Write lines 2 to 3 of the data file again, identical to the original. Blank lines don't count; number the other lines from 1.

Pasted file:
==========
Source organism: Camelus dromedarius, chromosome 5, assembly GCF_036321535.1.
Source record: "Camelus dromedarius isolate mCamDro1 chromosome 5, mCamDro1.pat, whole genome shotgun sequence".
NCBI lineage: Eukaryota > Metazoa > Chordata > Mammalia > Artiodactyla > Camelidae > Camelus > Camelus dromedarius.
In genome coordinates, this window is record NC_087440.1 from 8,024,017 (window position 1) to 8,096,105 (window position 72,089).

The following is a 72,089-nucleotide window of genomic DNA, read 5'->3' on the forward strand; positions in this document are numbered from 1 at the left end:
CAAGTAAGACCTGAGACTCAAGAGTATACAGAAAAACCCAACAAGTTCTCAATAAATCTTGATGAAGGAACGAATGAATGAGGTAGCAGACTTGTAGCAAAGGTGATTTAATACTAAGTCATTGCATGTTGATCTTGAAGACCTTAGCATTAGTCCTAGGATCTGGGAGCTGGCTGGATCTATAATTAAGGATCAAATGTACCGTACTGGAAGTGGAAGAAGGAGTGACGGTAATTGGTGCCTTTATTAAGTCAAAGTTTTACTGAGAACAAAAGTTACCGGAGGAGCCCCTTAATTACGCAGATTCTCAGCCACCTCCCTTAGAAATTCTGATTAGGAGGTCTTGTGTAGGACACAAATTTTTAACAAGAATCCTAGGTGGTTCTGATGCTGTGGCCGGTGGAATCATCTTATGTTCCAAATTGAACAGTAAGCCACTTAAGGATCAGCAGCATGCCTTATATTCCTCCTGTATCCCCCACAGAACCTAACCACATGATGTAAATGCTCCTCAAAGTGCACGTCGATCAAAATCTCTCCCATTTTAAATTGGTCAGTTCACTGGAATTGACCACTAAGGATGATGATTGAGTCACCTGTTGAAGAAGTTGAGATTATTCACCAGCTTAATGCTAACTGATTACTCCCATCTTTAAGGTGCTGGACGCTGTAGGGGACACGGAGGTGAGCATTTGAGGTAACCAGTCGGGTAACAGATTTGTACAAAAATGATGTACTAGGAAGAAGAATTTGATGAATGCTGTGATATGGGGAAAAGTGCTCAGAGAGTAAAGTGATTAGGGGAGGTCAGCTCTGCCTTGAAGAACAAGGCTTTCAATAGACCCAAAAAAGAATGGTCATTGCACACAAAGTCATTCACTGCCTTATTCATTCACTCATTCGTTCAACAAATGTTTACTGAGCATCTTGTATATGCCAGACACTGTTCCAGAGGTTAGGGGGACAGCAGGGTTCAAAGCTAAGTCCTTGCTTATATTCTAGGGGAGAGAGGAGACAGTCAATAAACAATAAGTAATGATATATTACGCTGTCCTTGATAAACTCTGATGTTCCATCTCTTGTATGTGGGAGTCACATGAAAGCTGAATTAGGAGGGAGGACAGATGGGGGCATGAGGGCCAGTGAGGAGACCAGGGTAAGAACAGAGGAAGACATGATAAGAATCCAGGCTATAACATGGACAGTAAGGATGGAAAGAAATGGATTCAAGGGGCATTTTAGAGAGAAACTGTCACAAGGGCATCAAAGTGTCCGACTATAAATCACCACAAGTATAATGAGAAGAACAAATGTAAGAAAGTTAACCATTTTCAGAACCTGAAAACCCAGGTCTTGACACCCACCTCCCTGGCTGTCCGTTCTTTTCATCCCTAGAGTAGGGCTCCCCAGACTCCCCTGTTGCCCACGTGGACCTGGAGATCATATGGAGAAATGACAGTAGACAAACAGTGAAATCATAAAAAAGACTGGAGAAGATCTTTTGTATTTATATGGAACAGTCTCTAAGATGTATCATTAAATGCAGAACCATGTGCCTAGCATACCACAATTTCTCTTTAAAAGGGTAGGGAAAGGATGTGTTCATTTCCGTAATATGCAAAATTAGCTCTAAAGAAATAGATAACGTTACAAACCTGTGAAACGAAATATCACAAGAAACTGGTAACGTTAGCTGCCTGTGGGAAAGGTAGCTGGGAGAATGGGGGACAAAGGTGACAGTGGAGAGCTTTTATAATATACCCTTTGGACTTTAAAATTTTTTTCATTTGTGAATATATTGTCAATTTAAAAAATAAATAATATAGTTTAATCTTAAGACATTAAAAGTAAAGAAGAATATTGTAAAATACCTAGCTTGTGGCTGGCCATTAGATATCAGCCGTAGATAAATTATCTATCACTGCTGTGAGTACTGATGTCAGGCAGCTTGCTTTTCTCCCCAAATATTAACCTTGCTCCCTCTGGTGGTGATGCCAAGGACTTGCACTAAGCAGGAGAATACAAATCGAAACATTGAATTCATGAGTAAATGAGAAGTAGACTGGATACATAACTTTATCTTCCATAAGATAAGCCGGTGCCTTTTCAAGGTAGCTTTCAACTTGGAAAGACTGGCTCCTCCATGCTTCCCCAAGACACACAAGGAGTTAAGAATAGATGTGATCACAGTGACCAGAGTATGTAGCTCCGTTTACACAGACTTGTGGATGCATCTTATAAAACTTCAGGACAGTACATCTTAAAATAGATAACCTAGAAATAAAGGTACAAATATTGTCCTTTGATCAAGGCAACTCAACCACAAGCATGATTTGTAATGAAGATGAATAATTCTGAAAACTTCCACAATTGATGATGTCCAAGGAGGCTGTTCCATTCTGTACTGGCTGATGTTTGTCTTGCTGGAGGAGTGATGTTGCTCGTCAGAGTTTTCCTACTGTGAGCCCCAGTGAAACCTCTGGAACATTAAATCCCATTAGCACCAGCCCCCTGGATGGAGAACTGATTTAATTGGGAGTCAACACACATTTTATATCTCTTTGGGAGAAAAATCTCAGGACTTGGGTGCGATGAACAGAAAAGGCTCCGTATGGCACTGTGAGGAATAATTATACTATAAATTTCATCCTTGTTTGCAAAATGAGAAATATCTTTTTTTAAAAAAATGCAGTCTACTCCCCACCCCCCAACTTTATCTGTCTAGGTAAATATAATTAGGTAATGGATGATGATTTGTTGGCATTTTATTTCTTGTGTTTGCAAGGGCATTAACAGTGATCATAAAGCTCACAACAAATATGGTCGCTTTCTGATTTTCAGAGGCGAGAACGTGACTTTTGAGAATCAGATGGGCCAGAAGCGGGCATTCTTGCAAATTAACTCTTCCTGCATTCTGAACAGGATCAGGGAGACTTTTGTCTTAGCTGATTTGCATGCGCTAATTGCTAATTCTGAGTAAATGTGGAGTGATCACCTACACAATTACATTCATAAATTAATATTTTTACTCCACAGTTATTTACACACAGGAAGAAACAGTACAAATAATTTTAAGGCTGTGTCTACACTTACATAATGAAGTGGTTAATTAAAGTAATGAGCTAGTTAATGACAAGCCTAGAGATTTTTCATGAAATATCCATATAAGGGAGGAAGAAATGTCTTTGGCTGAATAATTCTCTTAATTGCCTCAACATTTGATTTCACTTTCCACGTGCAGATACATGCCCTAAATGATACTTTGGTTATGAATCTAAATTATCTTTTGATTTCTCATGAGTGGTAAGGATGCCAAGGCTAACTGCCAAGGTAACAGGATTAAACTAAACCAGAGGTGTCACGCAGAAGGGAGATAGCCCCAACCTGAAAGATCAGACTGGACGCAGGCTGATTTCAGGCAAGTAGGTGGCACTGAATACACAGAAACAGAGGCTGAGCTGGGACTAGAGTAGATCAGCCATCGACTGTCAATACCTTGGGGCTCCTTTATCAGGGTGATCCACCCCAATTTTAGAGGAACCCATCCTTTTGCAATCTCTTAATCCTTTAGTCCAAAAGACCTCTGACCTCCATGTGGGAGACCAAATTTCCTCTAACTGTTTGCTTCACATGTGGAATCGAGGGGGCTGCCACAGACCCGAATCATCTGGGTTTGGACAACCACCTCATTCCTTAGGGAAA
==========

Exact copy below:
Source record: "Camelus dromedarius isolate mCamDro1 chromosome 5, mCamDro1.pat, whole genome shotgun sequence".
NCBI lineage: Eukaryota > Metazoa > Chordata > Mammalia > Artiodactyla > Camelidae > Camelus > Camelus dromedarius.